The Royal Navy's newest nuclear submarine has set sail to begin sea trials.
The second Astute class submarine Ambush set sail from BAE Systems in Barrow-in-Furness, Cumbria.
The 7,400 tonne attack submarine left the site for Her Majesty's Naval Base (HMNB) Clyde, Faslane, which will become its operational base.
This major milestone in the submarine programme is the point at which Ambush will begin to test its range of capabilities, under the control of Ambush Commanding Officer, Commander Peter Green and his crew.
John Hudson, BAE Systems Maritime - Submarines Managing Director, said: "This is the culmination of a tremendous amount of hard work from everyone at BAE Systems, our partners in the submarine enterprise and the hundreds of businesses in our supply chain network.
"Nuclear powered submarines are ferociously complicated, and it would not have been possible to reach the stage we are at today without the valued input of all those highly-skilled people.
"There now follows an extensive and rigorous period of testing during which we're confident Ambush will go on to demonstrate herself as a fantastic capability."
Commander Peter Green, said: "We are grateful to all the people who have worked hard to construct this vessel. The crew cannot wait to start sea trials and take this magnificent vessel a step closer to beginning operations. It is now time to start putting Ambush through her paces on sea trials and prove that this amazing piece of equipment is ready for operations."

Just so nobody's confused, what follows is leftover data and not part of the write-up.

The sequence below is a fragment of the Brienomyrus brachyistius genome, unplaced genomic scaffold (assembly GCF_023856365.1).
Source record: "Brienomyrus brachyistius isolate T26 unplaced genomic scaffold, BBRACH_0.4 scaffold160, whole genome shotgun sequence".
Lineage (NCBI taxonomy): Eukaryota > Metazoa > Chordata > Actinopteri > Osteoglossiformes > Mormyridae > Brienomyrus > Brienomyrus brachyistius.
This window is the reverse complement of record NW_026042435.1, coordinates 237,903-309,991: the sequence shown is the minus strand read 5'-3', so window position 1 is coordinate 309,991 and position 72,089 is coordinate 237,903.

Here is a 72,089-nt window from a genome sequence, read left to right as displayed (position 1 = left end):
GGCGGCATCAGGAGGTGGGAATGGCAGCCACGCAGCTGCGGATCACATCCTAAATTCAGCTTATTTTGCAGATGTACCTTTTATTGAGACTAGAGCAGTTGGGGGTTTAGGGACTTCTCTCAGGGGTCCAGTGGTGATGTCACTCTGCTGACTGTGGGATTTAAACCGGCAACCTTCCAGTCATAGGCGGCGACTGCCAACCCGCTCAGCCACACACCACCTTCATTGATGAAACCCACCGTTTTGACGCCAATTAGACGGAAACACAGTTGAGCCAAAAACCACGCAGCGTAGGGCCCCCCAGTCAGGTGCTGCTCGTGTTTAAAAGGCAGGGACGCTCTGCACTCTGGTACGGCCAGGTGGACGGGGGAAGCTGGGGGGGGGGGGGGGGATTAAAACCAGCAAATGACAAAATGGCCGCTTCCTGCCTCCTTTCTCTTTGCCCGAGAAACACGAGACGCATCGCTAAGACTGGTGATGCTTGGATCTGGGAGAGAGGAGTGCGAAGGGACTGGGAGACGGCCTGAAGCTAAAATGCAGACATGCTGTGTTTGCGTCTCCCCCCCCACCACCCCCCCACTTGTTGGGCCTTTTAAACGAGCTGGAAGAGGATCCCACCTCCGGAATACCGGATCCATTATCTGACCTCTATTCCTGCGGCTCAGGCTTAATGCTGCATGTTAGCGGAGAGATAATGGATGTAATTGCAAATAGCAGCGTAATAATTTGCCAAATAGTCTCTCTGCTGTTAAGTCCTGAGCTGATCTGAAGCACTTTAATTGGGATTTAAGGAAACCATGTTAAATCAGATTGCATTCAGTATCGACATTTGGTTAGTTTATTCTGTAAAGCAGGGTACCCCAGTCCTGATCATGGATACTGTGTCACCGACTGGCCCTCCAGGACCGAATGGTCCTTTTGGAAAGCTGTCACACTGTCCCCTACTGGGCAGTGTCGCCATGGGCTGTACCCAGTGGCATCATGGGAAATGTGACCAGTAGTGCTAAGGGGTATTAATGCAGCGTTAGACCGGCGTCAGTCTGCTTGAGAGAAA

Ambush is the second in a planned class of seven submarines and she follows sister vessel HMS Astute to HMNB Clyde, in Scotland, where the first in class has been based since leaving BAE Systems in 2009.
Minister for Defence, Equipment, Support and Technology Philip Dunne said: "Ambush and her sisters are the most powerful and advanced attack submarines ever ordered for the Royal Navy, they are needed by the fleet and they will play a vital role in the future defence of the UK. The completion of Ambush is a tribute to the hard work and commitment of the thousands of people employed in this country's world-class submarine industry."